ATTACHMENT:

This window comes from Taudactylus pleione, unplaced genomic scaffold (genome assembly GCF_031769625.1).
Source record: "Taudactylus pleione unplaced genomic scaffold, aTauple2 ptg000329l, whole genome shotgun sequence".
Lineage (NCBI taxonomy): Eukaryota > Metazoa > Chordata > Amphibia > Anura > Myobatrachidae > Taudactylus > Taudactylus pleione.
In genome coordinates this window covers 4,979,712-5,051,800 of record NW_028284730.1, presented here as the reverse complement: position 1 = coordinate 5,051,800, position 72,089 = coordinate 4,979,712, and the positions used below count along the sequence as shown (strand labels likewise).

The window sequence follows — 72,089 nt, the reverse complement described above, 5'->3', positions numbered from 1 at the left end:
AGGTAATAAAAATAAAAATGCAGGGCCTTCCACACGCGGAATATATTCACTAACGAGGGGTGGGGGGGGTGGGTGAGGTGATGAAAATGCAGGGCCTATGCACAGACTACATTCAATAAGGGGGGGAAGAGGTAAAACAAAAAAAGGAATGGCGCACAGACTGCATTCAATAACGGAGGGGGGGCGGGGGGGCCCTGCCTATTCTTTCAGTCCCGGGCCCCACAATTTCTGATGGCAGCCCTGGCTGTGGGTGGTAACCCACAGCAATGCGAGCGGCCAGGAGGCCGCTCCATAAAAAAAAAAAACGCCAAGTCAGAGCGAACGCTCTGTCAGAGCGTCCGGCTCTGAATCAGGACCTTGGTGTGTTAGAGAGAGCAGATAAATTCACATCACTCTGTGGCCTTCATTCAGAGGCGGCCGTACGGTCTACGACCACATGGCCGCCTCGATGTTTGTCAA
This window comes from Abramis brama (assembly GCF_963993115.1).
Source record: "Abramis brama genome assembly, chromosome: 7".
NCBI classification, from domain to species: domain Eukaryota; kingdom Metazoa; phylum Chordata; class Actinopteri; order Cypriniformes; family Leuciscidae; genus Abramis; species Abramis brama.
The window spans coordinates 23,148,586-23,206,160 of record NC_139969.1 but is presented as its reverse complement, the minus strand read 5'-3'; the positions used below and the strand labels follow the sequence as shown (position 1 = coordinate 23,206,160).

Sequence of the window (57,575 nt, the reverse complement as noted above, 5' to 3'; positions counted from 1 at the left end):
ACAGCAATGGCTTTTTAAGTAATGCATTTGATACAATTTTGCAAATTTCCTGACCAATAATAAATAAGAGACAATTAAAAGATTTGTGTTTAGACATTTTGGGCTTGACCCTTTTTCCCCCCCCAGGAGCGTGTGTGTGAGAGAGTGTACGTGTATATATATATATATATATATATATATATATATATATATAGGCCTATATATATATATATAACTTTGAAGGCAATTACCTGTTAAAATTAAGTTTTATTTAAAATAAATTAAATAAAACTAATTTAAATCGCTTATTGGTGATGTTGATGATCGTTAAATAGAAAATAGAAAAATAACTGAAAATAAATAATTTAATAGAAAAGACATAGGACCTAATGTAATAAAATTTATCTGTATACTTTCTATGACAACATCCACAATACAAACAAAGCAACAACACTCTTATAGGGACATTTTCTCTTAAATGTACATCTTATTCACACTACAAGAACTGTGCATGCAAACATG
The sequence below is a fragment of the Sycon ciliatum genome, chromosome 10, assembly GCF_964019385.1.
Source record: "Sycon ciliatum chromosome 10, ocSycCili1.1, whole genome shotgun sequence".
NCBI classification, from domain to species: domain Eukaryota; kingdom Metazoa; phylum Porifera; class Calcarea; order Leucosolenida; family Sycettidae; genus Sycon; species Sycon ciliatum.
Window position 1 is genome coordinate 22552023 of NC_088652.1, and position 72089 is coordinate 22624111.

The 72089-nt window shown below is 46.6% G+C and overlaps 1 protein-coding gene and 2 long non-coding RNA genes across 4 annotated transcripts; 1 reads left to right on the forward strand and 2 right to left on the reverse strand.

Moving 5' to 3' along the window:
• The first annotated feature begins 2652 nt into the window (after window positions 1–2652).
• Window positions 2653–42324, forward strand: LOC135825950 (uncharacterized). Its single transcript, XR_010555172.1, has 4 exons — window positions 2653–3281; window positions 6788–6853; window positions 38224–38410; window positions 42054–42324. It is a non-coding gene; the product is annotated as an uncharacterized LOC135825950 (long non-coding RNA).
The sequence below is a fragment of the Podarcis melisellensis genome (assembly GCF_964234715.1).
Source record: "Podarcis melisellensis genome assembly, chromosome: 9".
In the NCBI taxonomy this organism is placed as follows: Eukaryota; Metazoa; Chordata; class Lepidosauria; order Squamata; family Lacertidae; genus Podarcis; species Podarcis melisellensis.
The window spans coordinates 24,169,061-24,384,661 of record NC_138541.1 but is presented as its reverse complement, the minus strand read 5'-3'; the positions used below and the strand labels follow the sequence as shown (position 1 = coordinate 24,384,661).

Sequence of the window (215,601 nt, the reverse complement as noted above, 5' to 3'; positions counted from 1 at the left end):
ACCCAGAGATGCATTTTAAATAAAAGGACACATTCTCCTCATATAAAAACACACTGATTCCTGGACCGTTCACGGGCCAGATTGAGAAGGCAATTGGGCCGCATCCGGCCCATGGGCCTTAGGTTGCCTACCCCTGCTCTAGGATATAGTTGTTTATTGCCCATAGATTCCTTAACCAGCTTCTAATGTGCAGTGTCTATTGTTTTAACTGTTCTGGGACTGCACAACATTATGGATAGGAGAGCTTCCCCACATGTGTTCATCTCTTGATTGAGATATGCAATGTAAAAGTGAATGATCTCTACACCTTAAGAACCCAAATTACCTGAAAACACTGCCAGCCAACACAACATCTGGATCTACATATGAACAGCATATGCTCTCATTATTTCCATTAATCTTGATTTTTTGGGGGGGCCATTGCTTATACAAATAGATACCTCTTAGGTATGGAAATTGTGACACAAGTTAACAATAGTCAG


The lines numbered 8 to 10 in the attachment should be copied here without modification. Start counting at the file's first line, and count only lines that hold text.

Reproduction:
Source record: "Abramis brama genome assembly, chromosome: 7".
NCBI classification, from domain to species: domain Eukaryota; kingdom Metazoa; phylum Chordata; class Actinopteri; order Cypriniformes; family Leuciscidae; genus Abramis; species Abramis brama.
The window spans coordinates 23,148,586-23,206,160 of record NC_139969.1 but is presented as its reverse complement, the minus strand read 5'-3'; the positions used below and the strand labels follow the sequence as shown (position 1 = coordinate 23,206,160).